I have no need to give my power over to something as fickle as a firecracker. A scale can’t measure if I feel lighter, leaner, or more confident. It can’t begin to measure how much clearer my thoughts or complexion are or how much more emotionally available and spiritually connected I am. It cannot imagine the thrill of embodying fully.

The thing is I’ve always possessed the power to expose the scale for what it is. I  trusted it more than myself when I was younger. But not anymore. I trust my body to weigh whatever it wants to when I am nourishing it well and moving it meaningfully.

As a Certified Eating Psychology Coach, I know the damage a scale and what it represents can have on self-worth and body image.  I’ve seen how it contributes to a multitude of eating disorders.

If you have a healthy relationship with your scale, you may not need to break up with it.  Maybe your issue is with something else. Whatever it might be, call it out.

This is necessary in order to follow my Second Rule of Badassery:  Take back your power from whoever or whatever shamed you or made you feel less than all of who you are.

I’ll leave you with these words for advice. “Never ask if anything makes your butt look big. Assume you look marvelous because YOU are marvelous. You’re a Badass, for goodness sake. 🙂

Who or what do you need to detox from this week?  I’d love for you to share if you dare in the comments below. 

Also, if you are interested in learning more about detoxing, I’m starting a new project called The Detox Diaries.  If you’d like to follow along, let me know and I’ll send you an email when the blog is ready.

No Matter What – Day 11

And we’re back for Week 3 of the No Matter What Game.  To find out more about it, see details below the post.

Portrait of an attractive surprised young woman

G: You’re on holiday. You go for a swim in the pool. Later that evening you notice the bottom half of your hair has turned green. What do you do? 🙂

P:  Gillian has been on holiday this past week and I wondered if this happened to her.  She said it happened to her daughter and apparently the antidote is tomato ketchup.

This reminds me of a little incident that happened to Bob just before leaving for Arizona a few years ago.  He has a buzz cut and, curiously enough, when his hair gets too long it starts growing in a pattern that resembles the cut popularized by Julius Caesar.

I insist that he let me cut his hair since it’s my idea of an intimate Patrick Swayze/ Demi Moore making pottery moment like in the movie Ghost.  I’m pretty sure Bob feels like a new recruit entering boot camp saying sayonara to his freedom and any chance of having a good hair day again in his lifetime.

Having said this, he’s pretty trusting that not much can go wrong with the guard on.  And though he asks me every single time whether the guard is on, this day he did not.

His hair was exceptionally long (for him) and I knew we had a problem the moment I took the first swath down the middle of his head.

Wow,” I remarked.  “This seems super short.”

Then came the question, “Do you have the guard on?”

“Interesting that you should ask.  Oddly enough, I do not.  I’m sure i can just blend it in.”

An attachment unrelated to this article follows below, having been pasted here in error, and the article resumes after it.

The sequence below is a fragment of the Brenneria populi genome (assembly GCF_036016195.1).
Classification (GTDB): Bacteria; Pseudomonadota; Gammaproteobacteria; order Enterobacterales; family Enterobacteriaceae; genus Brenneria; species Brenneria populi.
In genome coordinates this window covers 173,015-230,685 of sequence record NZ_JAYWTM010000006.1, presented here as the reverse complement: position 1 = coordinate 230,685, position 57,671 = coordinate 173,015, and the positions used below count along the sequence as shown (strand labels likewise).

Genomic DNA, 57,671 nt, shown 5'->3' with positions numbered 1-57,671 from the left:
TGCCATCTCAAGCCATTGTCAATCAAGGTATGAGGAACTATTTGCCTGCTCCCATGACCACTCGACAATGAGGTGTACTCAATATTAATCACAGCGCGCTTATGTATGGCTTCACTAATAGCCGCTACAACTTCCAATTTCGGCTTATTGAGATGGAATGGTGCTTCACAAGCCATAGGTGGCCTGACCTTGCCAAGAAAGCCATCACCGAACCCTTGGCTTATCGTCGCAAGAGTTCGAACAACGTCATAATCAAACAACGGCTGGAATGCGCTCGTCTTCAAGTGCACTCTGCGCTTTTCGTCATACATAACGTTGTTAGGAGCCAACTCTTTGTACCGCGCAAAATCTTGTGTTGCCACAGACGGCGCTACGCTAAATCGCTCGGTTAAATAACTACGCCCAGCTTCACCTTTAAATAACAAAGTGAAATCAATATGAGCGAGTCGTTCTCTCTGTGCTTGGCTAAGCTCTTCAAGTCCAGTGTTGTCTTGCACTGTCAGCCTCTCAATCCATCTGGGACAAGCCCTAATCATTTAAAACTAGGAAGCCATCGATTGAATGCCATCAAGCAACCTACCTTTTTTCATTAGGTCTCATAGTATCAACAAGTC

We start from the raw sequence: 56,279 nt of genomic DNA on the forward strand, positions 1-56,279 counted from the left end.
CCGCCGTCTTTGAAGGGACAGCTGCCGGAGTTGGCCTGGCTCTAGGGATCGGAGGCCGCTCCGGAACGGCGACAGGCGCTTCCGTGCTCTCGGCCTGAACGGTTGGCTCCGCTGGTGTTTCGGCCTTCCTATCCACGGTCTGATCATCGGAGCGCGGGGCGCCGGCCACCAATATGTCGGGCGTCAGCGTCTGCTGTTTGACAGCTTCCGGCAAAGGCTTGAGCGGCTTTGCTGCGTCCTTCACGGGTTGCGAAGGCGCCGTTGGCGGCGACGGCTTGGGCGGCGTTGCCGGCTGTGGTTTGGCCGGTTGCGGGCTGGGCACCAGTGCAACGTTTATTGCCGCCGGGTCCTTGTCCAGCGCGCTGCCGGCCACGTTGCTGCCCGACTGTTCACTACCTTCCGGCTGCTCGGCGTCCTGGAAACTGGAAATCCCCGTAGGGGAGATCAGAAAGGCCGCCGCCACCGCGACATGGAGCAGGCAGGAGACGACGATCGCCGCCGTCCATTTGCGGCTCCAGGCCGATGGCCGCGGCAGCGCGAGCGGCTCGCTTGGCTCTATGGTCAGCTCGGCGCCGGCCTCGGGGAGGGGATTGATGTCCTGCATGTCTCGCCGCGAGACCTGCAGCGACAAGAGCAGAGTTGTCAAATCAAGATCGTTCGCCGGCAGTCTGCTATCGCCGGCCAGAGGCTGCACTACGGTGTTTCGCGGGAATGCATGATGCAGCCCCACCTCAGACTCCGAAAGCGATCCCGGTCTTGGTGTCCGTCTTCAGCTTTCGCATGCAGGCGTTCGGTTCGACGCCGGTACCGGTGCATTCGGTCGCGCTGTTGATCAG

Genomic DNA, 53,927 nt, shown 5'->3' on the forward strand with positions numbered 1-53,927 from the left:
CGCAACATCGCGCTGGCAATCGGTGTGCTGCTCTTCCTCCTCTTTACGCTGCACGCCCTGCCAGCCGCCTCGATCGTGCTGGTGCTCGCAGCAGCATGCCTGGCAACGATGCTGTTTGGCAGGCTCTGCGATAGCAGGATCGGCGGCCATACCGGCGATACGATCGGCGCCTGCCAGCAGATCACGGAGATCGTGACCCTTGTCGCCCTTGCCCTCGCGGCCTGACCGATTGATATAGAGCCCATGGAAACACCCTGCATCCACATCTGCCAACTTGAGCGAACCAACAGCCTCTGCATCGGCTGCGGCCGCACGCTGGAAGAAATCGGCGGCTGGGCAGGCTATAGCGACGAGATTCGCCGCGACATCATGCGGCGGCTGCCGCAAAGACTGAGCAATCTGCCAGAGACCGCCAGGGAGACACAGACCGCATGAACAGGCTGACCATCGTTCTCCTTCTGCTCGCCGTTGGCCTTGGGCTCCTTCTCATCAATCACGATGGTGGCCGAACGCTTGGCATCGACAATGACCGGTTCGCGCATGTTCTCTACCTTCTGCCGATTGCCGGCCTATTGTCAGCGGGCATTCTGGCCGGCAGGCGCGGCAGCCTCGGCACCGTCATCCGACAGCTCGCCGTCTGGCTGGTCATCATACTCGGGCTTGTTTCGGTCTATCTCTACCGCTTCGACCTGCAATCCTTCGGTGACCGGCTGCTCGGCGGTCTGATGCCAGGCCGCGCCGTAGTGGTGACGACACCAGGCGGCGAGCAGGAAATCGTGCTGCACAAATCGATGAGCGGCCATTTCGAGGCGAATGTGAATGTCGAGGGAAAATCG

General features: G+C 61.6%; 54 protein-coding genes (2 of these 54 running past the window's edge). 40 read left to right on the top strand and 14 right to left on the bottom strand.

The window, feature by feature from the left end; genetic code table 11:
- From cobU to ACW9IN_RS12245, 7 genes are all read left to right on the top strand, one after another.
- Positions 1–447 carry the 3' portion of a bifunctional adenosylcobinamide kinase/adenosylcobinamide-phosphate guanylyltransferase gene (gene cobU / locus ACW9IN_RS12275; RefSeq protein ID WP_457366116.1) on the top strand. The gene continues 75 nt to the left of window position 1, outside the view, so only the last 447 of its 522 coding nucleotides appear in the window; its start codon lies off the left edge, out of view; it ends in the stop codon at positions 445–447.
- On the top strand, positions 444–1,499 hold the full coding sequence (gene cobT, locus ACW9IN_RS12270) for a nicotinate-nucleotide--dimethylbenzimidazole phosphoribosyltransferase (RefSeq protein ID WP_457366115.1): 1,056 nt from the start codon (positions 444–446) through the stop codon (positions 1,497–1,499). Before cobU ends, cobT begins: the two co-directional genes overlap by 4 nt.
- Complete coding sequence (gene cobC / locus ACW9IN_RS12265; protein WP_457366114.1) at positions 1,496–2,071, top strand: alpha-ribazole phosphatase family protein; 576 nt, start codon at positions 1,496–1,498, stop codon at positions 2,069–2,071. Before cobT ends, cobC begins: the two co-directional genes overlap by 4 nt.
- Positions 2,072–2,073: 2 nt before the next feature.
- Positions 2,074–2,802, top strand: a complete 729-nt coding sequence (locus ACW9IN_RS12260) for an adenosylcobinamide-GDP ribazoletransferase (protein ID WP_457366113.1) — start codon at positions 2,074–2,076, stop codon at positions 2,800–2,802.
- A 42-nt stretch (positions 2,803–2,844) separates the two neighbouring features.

I’m sure you can’t.  But I can wear a cap.  No problem.”

Spoken just like the guy on The Bachelorette who let the girl do some whack job hair cut on him and then acted like he didn’t mind having it broadcast on national television.  (Not that I watch that show, but my niece does and happened to be visiting when that episode was on.  I think I needed so see it to remind me I have the real deal with Bob.)

Had the situation been reversed, like the time I got a few moles removed from my face right before going to a Michael Bublé concert, leaving me with Band-Aids all over my face so when Michael came down from the stage and into the crowd and saw a woman with Band-Aids all over her face he was temporarily shocked into silence, I might have reacted differently.

It’s unsettling when the outside image doesn’t match what we know to be true on the inside.  That happens to me frequently.  I feel all frisky and perky like I’m twenty-something and then I happen to catch a glimpse of myself in the mirror and wonder, “Who’s that woman?

But here’s the deal.  I love being the age I am, no matter what I say to the mirror on those days when I haven’t had enough sleep, fun, or fiber and it shows.

I love the wisdom that comes with having been around for a while and understanding how things work, how quickly things can change, and how I can choose to accept things or let them completely freak me out.

I will now answer the question because when Bob was proofreading what I wrote so far and gave me permission to print a story that involved him, he pointed out I hadn’t  answered the question. So, here goes.

If it really upset me, I would find a professional to help me remedy the situation. Of course, being on holiday throws a kink into the mix.  We all know how long it takes to find a hair stylist who gets us and how much longer it takes to trust them to color our hair.

However, in this case, I’d have to trust someone.  Either the person on Wikipedia who posted the ketchup antidote or the stylist at the nearest salon.  I’d go with the stylist.  Unless his or her hair was also green.

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I’d love to hear your comments below.  If you’d like to play along just answer the prompt in your own words and leave them in the comments below or keep them to yourself in a journal.  If you’d like the world’s best coach Gillian to send you your own set of daily prompts, contact her at www.gillianpearce.com.